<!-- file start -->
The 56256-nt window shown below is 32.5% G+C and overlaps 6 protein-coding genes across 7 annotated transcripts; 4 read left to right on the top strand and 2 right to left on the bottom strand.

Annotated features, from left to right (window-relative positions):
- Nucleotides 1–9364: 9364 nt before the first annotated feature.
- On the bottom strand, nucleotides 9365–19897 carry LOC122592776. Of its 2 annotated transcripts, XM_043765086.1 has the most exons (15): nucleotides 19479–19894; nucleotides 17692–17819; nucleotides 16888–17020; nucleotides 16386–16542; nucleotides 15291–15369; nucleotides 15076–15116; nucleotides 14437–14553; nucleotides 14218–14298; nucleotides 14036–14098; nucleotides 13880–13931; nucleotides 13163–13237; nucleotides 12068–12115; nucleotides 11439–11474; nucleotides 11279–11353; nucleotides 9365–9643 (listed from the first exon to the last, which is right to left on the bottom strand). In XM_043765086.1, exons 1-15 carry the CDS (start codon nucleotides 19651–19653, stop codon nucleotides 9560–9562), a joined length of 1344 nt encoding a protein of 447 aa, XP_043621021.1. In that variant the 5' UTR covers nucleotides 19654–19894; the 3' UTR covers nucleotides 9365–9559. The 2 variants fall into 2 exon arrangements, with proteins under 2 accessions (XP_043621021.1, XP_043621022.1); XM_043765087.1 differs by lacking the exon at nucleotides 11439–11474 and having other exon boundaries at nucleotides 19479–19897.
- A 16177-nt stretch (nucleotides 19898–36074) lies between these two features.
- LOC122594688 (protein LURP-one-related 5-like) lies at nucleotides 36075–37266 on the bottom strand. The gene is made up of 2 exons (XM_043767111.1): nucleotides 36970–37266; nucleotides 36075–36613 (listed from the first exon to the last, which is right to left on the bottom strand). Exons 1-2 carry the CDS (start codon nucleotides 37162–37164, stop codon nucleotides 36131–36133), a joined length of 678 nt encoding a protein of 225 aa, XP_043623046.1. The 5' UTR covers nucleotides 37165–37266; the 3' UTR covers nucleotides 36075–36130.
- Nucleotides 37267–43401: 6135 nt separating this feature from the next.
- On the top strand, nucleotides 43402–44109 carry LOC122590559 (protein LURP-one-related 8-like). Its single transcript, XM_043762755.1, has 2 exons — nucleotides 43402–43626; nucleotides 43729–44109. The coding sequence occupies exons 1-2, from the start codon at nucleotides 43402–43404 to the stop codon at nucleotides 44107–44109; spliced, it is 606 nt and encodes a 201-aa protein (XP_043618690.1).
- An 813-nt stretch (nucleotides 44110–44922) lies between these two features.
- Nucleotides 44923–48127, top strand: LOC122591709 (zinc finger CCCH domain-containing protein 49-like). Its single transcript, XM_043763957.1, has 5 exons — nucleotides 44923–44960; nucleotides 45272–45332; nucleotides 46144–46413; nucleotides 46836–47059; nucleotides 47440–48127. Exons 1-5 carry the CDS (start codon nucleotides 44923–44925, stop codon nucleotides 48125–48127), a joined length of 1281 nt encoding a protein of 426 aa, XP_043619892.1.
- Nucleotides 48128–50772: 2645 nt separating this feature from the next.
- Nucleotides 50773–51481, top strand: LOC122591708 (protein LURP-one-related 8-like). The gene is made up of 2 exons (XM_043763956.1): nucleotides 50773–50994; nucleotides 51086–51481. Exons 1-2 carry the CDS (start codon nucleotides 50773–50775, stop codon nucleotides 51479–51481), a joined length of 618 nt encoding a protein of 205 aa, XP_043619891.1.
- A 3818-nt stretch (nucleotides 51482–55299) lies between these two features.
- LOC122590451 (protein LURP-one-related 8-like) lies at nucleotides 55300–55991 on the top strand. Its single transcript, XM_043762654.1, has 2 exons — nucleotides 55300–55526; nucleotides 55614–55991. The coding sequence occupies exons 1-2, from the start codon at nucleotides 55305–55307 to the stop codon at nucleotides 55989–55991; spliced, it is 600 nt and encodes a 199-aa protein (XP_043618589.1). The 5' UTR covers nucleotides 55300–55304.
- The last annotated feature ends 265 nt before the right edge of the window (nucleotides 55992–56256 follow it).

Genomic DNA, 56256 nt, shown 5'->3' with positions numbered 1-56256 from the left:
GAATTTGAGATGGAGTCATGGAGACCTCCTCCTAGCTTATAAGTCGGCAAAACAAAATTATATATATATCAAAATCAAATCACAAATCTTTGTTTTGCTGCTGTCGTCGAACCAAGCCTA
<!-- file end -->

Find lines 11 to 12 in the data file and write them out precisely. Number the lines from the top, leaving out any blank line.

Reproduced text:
- Nucleotides 48128–50772: 2645 nt separating this feature from the next.
- Nucleotides 50773–51481, top strand: LOC122591708 (protein LURP-one-related 8-like). The gene is made up of 2 exons (XM_043763956.1): nucleotides 50773–50994; nucleotides 51086–51481. Exons 1-2 carry the CDS (start codon nucleotides 50773–50775, stop codon nucleotides 51479–51481), a joined length of 618 nt encoding a protein of 205 aa, XP_043619891.1.